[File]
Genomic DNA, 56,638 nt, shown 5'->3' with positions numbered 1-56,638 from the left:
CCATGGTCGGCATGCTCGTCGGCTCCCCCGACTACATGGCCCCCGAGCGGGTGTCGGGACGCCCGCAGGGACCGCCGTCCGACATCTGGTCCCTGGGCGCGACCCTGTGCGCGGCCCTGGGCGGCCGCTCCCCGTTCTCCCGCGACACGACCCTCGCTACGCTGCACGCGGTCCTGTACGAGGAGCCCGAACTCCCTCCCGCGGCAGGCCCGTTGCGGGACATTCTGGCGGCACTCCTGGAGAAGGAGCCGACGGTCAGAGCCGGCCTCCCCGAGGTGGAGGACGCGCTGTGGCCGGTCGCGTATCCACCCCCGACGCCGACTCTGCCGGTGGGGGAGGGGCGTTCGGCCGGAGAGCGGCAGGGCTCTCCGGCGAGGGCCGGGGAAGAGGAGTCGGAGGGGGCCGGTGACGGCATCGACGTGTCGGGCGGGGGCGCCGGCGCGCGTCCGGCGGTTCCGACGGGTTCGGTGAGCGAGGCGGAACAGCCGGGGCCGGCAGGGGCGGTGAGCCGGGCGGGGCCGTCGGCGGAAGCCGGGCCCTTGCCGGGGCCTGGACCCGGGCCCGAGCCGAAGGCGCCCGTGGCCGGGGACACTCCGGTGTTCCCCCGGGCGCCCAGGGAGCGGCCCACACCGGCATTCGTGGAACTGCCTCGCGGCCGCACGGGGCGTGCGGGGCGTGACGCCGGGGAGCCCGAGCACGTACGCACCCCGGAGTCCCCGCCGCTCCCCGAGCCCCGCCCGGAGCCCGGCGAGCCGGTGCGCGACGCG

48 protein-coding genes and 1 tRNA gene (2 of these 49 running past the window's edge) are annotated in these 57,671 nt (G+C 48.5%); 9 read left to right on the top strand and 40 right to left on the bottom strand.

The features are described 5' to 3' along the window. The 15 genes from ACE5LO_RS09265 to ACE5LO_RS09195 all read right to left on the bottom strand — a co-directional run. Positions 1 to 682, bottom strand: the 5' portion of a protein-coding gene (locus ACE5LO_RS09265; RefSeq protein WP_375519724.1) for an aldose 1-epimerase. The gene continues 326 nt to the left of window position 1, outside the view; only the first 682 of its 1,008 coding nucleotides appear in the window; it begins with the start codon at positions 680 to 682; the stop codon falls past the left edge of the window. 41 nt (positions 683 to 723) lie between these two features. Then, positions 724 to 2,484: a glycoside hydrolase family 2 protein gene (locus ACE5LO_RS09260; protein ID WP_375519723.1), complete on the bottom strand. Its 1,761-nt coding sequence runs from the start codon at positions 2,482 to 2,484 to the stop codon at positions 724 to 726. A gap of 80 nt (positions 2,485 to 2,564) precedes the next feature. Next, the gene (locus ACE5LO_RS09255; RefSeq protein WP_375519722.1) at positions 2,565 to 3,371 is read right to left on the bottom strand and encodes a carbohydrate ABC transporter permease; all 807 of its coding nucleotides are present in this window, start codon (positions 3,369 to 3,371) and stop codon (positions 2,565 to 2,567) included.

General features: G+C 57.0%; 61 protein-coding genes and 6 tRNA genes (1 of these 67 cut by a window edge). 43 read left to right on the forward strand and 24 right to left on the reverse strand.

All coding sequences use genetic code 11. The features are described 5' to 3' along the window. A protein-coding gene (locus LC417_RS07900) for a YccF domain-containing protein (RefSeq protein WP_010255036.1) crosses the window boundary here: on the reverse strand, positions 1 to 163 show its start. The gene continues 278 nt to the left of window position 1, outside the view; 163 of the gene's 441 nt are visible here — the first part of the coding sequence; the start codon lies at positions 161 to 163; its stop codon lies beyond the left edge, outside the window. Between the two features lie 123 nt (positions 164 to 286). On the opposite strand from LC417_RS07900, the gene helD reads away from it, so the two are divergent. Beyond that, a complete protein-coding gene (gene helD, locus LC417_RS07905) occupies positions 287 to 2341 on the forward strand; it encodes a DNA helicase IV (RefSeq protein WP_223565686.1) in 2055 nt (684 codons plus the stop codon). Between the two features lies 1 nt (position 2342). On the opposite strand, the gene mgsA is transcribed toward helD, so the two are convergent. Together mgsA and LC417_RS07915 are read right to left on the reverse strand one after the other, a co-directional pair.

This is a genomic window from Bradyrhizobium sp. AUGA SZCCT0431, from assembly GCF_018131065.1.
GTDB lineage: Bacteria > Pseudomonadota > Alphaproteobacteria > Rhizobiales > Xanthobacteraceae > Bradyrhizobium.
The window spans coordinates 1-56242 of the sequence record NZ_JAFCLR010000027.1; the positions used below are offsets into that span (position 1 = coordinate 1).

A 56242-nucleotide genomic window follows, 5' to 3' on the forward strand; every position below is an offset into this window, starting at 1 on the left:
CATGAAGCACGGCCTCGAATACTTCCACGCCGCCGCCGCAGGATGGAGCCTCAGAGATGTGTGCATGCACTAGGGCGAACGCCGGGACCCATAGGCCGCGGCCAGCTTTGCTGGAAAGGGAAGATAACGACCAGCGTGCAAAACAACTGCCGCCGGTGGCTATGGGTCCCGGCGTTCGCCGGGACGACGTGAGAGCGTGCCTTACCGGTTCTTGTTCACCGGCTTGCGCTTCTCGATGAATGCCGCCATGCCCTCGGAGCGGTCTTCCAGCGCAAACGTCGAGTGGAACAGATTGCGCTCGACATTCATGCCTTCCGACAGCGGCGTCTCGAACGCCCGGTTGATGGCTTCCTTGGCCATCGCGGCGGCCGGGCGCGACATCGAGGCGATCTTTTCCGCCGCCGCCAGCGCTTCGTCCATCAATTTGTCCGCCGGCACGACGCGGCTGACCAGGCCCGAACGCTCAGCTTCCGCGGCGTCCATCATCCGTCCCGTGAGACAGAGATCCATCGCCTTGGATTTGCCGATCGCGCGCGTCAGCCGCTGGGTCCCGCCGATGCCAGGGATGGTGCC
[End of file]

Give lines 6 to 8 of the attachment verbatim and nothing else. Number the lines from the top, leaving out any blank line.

All coding sequences use genetic code 11. The features are described 5' to 3' along the window. A protein-coding gene (locus LC417_RS07900) for a YccF domain-containing protein (RefSeq protein WP_010255036.1) crosses the window boundary here: on the reverse strand, positions 1 to 163 show its start. The gene continues 278 nt to the left of window position 1, outside the view; 163 of the gene's 441 nt are visible here — the first part of the coding sequence; the start codon lies at positions 161 to 163; its stop codon lies beyond the left edge, outside the window. Between the two features lie 123 nt (positions 164 to 286). On the opposite strand from LC417_RS07900, the gene helD reads away from it, so the two are divergent. Beyond that, a complete protein-coding gene (gene helD, locus LC417_RS07905) occupies positions 287 to 2341 on the forward strand; it encodes a DNA helicase IV (RefSeq protein WP_223565686.1) in 2055 nt (684 codons plus the stop codon). Between the two features lies 1 nt (position 2342). On the opposite strand, the gene mgsA is transcribed toward helD, so the two are convergent. Together mgsA and LC417_RS07915 are read right to left on the reverse strand one after the other, a co-directional pair.

This is a genomic window from Bradyrhizobium sp. AUGA SZCCT0431, from assembly GCF_018131065.1.
GTDB lineage: Bacteria > Pseudomonadota > Alphaproteobacteria > Rhizobiales > Xanthobacteraceae > Bradyrhizobium.